Comment : According to Muzak's website, in 1933 they "began transmitting music over phone lines. Central studios played records - the first 33 1/3 rpm records and the first ever done on vinylite rather than shellac." So it sounds like they were probably using RCA Victor's long playing "Program Transcription" discs. "As International Style modern architecture spread in the postwar era, Muzak spread with it. Muzak punctuated activity on the floors of the Johnson Wax Company building, Lever House, the Seagram building, the Chase Manhattan bank building, the Pan Am building, the Sears Tower, the Apollo XI command module and countless other modernist structures. Muzak is the hidden element in every Ezra Stoller photograph of a modernist office interior. By 1950, some 50 million people heard Muzak every year. Muzak made modernism palatable sonically. The new, hermetically sealed office buildings that the glass curtain wall and postwar air conditioning system permitted were capable of blocking out distracting sounds from outside, but without these sounds, two new conditions emerged. In some areas, office machines, building control systems, and fellow employees became more distracting while in others, you simply had too much quiet making the artificial lack of environmental sound uncomfortably noticeable. Broadcasting Muzak ensured a superior, controlled background condition. Muzak’s slogan during this period was “Muzak fills the deadly silences.” But Muzak isn’t just invisible to the eyes, in the company’s own words, Muzak “is meant to be heard, but not listened to.” Aimed at a subliminal level, the immaterial gestures of the Stimulus Progression were neither ornamental nor representational, but rather physiological. Whereas in the 1930s Muzak was essentially the same as popular music and radio, by the 1940s it had gone its own way, creating a different level of attention and its own medium. Muzak had pioneered the use of long playing 33 1/3 rpm records in order to create more seamless soundscapes for its functional music. Theodor W. Adorno may well have outlined the program for postwar Muzak in his 1938 “On the Fetish-Character in Music and the Regression of Listening” when he stated that since contemporary music is “perceived purely as background,” it no longer has anything to do with taste: “To like it is almost the same as to recognize it.” In a world of completely identical choices, recognition itself has become impossible. Preference, Adorno suggests, “depends merely on biographical details or on the situation in which things are heard.” Adorno contends that active listening is at odds with contemporary music as it would reveal the banality of its arrangement. Instead, of attention, Adorno suggests, contemporary music is based on mindless repetition of certain material and performers. Like air-conditioning and fluorescent lighting, Muzak originally emerged as an acclimatization technology for the extreme environment of the skyscraper but it soon undid its host structure. Muzak made vast, horizontal interior spaces, previously usable only for warehouses, habitable by covering up the noise that would build up in large floorplates. The lower costs of building these new, flat structures in less expensive suburban locations and the growing efficiency of the same data communication technologies that Muzak itself employed, soon made tall buildings obsolete. During the 1960s, Muzak began to shift its attention, calling itself “environmental,” thereby acting as a sensory stimulant that added coloration to a space. Muzak now faces individuals with a changed sensorium. The constant flow of changes across society has made us less responsive to any particular change. Over time, our sensorium has grown more able to tolerate the shock of the new. Always ahead of the curve, Muzak abandoned the “Stimulus Progression” in favor of “Audio Architecture” in the 1980s. At this point, the amount of stimulation received in the daily environment far exceeded any ability of the engineers at Muzak to modulate such forces. Overstimulated, individuals can no longer be affected by increases in data alone. In response, today Muzak’s programmers don’t style themselves as engineers or scientists. Instead they harness this excess of data to become “Audio Architects,” a term that indicates that they construct environments, and that Muzak is as much art as science. The sensorial overload of contemporary culture means that even original songs are no longer distracting. Today most of Muzak’s channels broadcast originals, not reorchestrated versions. The result is that Muzak’s audio programming has become even more invisible: if the music is audible, its source is no longer discernible. For the post-Fordist marketplace, Muzak addresses its audience’s emotions, creating moods rather than seeking to manipulate attention. Muzak employs the technique of “Atmospherics” to create a distinct ambient audio environment for a particular retail environment. Through a careful choice of music, together with appropriate selections of colors, furniture, and accessories, a store can conjure the image of an entire lifestyle. Inside a store, Muzak’s cozy, ordered atmospherics offer a contrast to the chaos outside and stimulate the consumer’s desire to purchase. Disoriented by noise, the proliferation of signs, and the emptiness and hustle that occurs within the vastness of either the mall or the contemporary city, the individual enters a store seeking solace and emotional comfort within a clearly ordered set of goods and experiences. Atmospherics also solve an earlier problem that Muzak faced in stores and restaurants. Directed at transient occupants of a space, the old public area Muzak channel had a shorter programming cycle, thereby irritating workers who had to be in the space for the entire day and felt relentlessly sped up. In contrast, Atmospherics aim at a culture that unites workers and shoppers in a total community. Within the workplace, Muzak not only helps stimulate employees so that they produce more, Atmospherics form a corporate culture that supports group hegemony and shared cultural references among radically different individuals. With Muzak, the ultimate product of the retail or corporate space becomes consumers and workers themselves.". (Robert Sumrell and Kazys Varnelis, "Blue Monday", Muzak Fills the Deadly Silences)Architecture Urban Design Collaborative - AUDC).The Canadian composer and writer R. Murray Schafer has questioned the validity of Muzak's claim to 'mask' less desirable sounds such as factory machines or supermarket clatter. He has satirized the famous brand-name, calling it 'Moo-zak' and has described the product, in its growing ubiquity, as an invasion of privacy and a denial of freedom of choice. He also sees in Muzak the seed of a general dulling of aesthetic sensitivity, whereby the inescapable exposure to its quasi-music could make unwary ears gradually less and less receptive to the conscious listening experiences not only of true art- and entertainment-music but also of the natural environment. (John Beckwith, The Canadian Encyclopedia, Encyclopedia of Music in Canada)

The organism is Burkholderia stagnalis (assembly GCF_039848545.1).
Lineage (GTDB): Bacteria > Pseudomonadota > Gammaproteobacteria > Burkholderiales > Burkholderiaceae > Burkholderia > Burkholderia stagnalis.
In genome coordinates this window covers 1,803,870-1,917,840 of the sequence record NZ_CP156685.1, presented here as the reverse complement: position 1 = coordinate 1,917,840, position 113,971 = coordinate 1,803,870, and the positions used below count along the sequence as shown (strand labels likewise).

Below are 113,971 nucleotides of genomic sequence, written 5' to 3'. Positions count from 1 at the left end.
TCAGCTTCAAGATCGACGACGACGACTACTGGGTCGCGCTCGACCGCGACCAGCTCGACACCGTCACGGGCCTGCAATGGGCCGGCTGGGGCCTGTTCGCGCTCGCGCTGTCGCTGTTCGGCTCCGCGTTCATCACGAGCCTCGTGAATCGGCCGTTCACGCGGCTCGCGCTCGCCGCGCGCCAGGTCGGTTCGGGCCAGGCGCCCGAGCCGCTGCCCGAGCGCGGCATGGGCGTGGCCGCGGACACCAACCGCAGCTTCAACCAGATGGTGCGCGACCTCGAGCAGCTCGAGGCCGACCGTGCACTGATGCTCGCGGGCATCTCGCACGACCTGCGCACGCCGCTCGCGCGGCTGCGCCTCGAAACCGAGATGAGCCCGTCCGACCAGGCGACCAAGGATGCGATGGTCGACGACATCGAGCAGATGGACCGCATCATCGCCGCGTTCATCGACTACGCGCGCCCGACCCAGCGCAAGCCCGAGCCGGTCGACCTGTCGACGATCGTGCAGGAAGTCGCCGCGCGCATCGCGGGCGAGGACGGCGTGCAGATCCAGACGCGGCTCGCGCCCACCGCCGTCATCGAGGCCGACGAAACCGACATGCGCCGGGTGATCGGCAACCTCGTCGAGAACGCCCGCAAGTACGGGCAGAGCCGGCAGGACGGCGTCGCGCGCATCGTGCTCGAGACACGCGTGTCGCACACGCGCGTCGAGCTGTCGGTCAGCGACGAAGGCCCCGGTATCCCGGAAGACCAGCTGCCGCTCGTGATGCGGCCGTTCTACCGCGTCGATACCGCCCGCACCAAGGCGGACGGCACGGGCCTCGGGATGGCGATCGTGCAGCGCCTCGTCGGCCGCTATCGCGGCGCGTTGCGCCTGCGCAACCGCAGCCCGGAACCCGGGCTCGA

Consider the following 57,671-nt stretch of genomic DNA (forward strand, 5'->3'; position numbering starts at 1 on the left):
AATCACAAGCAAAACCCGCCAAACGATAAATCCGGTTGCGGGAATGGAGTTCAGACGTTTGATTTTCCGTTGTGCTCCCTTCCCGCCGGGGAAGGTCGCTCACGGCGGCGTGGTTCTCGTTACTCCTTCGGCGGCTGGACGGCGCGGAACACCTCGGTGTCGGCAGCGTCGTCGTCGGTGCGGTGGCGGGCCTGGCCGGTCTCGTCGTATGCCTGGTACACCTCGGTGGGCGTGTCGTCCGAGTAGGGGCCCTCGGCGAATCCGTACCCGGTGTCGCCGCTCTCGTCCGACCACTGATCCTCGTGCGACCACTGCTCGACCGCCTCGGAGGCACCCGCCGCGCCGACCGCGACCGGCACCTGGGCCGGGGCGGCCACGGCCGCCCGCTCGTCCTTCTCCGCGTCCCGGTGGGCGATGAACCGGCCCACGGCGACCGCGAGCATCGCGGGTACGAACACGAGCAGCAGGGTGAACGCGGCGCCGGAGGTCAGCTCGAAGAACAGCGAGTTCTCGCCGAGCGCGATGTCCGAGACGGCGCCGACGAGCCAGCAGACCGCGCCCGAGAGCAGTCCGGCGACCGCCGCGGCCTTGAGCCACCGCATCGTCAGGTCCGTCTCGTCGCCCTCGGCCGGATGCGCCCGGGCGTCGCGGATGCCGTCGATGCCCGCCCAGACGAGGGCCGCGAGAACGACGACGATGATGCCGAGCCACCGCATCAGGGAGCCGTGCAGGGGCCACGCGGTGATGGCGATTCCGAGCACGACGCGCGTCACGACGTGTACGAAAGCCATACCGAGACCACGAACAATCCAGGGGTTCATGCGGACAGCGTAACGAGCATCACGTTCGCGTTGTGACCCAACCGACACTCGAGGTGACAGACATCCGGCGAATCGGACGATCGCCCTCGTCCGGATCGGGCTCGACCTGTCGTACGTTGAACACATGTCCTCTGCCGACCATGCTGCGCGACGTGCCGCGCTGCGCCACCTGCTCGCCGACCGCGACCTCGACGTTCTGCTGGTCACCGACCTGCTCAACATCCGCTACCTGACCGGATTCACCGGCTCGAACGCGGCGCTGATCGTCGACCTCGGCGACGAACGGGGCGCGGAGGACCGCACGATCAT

Source : Sumrell, Robert & Varnelis, Kazys (2007), "Blue Monday — Stories of Absurd Realities and Natural Philosophies", Actar, 2007.
Source : Vanel, Hervé (2008), “John Cage's Muzak-Plus: The Fu(rni)ture of Music”, In Representations, Number Spring 2008, N° 102, University of California Press, Pages 94–128.
Source : Lanza, Joseph (1994), “Elevator Music : A Surreal History of Muzak, Easy-Listening and other Moodsong”, New York: Picador.
Urls : http://www.audc.org/blue-monday/ethics/muzak-fills-deadly-silences (last visited ) http://www.thecanadianencyclopedia.com/index.cfm?PgNm=TCE&Params=U1ARTU0002525 (last visited )

No comment for this page

Leave a comment

:
: